read more...

Austin Cinematic Limits

How many movie fans does it take to paddle down the Guadalupe River to a Drafthouse Films screening of Klown? Even after the Ultimate Klown Canoe Trip on Saturday, there’s still no answer for that. All I know is that film critics are much better at being witty and snarky than they are at canoeing. Nonetheless, the endless amounts of free beer definitely helped distract us from the fact that we were outside and exercising. The weather was even somewhat pleasant — low 90s and cloudy. Twitch’s Josh Hurtado and I did not know each other beforehand, but everyone else had already paired up and we were the odd men out. So, we grabbed our life jackets, paddles and canoe, hit the river and became fast friends. Right at the onset of our journey there was a massive pile up of canoes (and we had not even reached the “canoe-eating tree” yet!). Once we cleared ourselves of that mess, Josh and I opted to distance ourselves from the pack and never look back… We navigated the shallow river quite well — only having to get our feet wet a few times — and if it was a race, Josh and I won (just barely beating Tim and Karrie League who came out of nowhere in the closing quarter mile). Sure, we did not get to paddle in the pack of critics alongside Klown‘s Casper Christensen and Frank Hvam (though I did sit beside Hvam on the bus ride), but Josh […]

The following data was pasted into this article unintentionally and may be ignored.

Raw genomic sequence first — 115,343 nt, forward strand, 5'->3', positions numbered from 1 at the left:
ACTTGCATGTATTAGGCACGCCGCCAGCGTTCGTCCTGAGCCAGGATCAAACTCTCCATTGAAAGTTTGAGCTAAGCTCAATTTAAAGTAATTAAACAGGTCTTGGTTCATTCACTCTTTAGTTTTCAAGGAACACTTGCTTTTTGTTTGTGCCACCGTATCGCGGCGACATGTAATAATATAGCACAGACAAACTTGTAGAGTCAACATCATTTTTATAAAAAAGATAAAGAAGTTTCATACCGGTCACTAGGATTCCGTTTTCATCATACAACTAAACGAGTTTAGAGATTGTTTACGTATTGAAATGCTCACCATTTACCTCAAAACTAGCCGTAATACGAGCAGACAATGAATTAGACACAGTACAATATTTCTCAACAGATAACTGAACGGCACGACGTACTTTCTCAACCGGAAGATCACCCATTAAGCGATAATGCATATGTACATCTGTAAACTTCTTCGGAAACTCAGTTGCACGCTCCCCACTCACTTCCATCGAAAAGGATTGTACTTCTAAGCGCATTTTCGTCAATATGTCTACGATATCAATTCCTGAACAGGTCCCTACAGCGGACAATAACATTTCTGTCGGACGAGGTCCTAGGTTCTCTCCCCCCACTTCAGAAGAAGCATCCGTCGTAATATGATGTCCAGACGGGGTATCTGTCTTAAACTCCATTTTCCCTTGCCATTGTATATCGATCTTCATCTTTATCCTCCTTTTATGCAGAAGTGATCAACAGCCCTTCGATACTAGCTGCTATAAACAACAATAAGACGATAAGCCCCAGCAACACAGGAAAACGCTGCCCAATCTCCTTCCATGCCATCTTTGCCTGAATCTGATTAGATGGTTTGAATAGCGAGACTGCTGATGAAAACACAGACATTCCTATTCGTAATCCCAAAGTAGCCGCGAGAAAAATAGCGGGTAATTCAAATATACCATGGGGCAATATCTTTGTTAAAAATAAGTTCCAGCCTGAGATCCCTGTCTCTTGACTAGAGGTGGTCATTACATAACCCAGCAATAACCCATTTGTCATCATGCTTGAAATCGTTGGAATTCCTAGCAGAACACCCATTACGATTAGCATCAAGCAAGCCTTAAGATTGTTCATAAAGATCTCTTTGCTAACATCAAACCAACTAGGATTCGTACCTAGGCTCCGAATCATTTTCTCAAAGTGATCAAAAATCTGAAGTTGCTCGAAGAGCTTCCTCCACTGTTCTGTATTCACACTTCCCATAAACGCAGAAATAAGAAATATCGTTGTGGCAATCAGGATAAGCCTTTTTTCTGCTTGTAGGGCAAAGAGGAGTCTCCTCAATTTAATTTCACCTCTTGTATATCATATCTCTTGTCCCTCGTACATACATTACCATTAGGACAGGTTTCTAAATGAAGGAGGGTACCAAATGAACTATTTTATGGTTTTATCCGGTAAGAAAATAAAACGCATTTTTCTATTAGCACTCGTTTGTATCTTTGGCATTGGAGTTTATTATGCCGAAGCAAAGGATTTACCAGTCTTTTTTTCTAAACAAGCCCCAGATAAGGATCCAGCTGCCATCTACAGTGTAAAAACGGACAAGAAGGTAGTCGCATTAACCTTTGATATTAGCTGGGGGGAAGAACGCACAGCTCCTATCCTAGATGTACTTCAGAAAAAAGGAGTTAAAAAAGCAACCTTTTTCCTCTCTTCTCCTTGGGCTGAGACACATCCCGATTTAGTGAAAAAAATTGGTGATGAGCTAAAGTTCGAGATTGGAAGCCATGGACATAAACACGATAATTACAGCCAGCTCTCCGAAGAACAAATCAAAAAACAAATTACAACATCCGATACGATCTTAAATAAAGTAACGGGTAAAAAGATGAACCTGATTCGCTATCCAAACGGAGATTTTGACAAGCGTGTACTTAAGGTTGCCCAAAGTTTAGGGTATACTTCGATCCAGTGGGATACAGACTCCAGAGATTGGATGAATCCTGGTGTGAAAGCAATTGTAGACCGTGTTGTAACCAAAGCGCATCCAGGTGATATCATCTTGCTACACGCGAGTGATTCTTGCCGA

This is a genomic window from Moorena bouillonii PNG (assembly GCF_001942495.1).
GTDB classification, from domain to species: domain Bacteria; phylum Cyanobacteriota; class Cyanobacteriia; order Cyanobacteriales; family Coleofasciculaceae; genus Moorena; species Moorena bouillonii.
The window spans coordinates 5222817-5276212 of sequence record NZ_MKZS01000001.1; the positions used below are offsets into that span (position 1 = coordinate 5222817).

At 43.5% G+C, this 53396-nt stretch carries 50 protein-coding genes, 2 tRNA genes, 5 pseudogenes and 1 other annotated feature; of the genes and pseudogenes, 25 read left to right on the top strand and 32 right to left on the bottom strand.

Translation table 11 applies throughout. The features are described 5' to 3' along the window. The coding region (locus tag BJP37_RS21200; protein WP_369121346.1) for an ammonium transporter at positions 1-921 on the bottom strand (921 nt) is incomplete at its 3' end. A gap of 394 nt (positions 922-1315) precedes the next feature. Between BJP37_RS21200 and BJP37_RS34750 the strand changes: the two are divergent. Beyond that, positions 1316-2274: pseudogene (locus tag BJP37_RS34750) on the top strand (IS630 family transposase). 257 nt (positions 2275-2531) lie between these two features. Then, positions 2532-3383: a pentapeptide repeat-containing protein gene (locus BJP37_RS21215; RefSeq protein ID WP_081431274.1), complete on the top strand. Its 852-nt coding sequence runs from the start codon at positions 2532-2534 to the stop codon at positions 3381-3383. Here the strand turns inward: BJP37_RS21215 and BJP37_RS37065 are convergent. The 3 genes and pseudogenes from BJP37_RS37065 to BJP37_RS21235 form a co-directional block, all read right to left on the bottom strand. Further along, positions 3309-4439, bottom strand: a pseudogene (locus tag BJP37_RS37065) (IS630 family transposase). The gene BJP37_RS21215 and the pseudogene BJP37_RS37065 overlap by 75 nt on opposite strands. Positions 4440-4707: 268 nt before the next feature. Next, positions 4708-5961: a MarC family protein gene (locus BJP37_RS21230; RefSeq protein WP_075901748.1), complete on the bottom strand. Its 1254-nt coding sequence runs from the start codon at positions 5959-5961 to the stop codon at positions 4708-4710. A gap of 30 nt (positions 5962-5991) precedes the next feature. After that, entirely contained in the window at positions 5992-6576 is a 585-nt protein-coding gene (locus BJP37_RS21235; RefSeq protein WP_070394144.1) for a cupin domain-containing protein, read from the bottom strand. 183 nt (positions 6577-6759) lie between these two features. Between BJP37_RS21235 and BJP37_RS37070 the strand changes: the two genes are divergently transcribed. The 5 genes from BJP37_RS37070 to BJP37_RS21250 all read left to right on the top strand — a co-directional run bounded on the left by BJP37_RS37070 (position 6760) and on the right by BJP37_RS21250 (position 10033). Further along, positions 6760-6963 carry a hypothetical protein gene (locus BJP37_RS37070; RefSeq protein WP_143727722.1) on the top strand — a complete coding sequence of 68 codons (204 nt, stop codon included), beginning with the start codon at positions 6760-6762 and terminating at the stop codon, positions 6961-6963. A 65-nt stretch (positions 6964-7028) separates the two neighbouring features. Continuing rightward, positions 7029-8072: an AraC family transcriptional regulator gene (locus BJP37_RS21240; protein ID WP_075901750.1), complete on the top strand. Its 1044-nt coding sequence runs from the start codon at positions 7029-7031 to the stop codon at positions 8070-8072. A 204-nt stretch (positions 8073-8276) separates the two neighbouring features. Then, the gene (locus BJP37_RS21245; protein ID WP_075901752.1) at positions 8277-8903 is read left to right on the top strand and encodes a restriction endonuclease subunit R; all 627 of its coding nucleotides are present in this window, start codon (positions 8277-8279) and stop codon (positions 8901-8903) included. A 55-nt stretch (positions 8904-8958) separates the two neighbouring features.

read more...

FRANKENWEENIE